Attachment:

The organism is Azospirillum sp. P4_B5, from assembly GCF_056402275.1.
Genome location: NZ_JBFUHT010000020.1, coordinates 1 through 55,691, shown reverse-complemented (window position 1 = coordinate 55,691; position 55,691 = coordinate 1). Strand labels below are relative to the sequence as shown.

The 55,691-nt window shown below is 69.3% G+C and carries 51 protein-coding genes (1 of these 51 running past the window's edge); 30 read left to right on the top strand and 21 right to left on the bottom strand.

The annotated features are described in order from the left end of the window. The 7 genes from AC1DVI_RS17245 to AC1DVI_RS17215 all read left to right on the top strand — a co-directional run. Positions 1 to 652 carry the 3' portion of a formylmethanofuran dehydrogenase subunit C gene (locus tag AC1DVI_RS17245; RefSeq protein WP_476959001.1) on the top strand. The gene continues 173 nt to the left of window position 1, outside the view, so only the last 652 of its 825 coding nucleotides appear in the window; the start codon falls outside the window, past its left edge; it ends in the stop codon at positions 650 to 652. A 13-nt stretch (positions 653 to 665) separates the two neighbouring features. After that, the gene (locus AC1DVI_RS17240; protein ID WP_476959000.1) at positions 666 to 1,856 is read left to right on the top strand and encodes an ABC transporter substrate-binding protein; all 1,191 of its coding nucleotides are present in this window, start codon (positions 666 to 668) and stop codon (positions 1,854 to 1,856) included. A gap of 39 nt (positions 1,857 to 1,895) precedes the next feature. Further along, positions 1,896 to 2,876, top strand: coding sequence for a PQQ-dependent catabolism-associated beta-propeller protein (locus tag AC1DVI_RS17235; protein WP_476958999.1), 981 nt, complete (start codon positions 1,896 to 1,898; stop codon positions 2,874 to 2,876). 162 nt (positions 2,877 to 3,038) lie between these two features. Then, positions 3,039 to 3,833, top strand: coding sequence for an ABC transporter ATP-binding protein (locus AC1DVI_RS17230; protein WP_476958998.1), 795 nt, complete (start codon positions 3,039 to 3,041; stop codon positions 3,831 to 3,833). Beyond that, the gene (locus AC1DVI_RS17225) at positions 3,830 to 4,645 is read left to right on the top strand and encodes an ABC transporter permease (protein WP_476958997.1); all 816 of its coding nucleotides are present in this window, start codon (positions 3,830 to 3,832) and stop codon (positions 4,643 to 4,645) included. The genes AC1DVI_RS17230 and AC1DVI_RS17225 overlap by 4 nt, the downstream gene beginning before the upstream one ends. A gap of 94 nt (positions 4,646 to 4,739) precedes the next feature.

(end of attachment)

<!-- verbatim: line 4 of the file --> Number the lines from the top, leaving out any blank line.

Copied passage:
The annotated features are described in order from the left end of the window. The 7 genes from AC1DVI_RS17245 to AC1DVI_RS17215 all read left to right on the top strand — a co-directional run. Positions 1 to 652 carry the 3' portion of a formylmethanofuran dehydrogenase subunit C gene (locus tag AC1DVI_RS17245; RefSeq protein WP_476959001.1) on the top strand. The gene continues 173 nt to the left of window position 1, outside the view, so only the last 652 of its 825 coding nucleotides appear in the window; the start codon falls outside the window, past its left edge; it ends in the stop codon at positions 650 to 652. A 13-nt stretch (positions 653 to 665) separates the two neighbouring features. After that, the gene (locus AC1DVI_RS17240; protein ID WP_476959000.1) at positions 666 to 1,856 is read left to right on the top strand and encodes an ABC transporter substrate-binding protein; all 1,191 of its coding nucleotides are present in this window, start codon (positions 666 to 668) and stop codon (positions 1,854 to 1,856) included. A gap of 39 nt (positions 1,857 to 1,895) precedes the next feature. Further along, positions 1,896 to 2,876, top strand: coding sequence for a PQQ-dependent catabolism-associated beta-propeller protein (locus tag AC1DVI_RS17235; protein WP_476958999.1), 981 nt, complete (start codon positions 1,896 to 1,898; stop codon positions 2,874 to 2,876). 162 nt (positions 2,877 to 3,038) lie between these two features. Then, positions 3,039 to 3,833, top strand: coding sequence for an ABC transporter ATP-binding protein (locus AC1DVI_RS17230; protein WP_476958998.1), 795 nt, complete (start codon positions 3,039 to 3,041; stop codon positions 3,831 to 3,833). Beyond that, the gene (locus AC1DVI_RS17225) at positions 3,830 to 4,645 is read left to right on the top strand and encodes an ABC transporter permease (protein WP_476958997.1); all 816 of its coding nucleotides are present in this window, start codon (positions 3,830 to 3,832) and stop codon (positions 4,643 to 4,645) included. The genes AC1DVI_RS17230 and AC1DVI_RS17225 overlap by 4 nt, the downstream gene beginning before the upstream one ends. A gap of 94 nt (positions 4,646 to 4,739) precedes the next feature.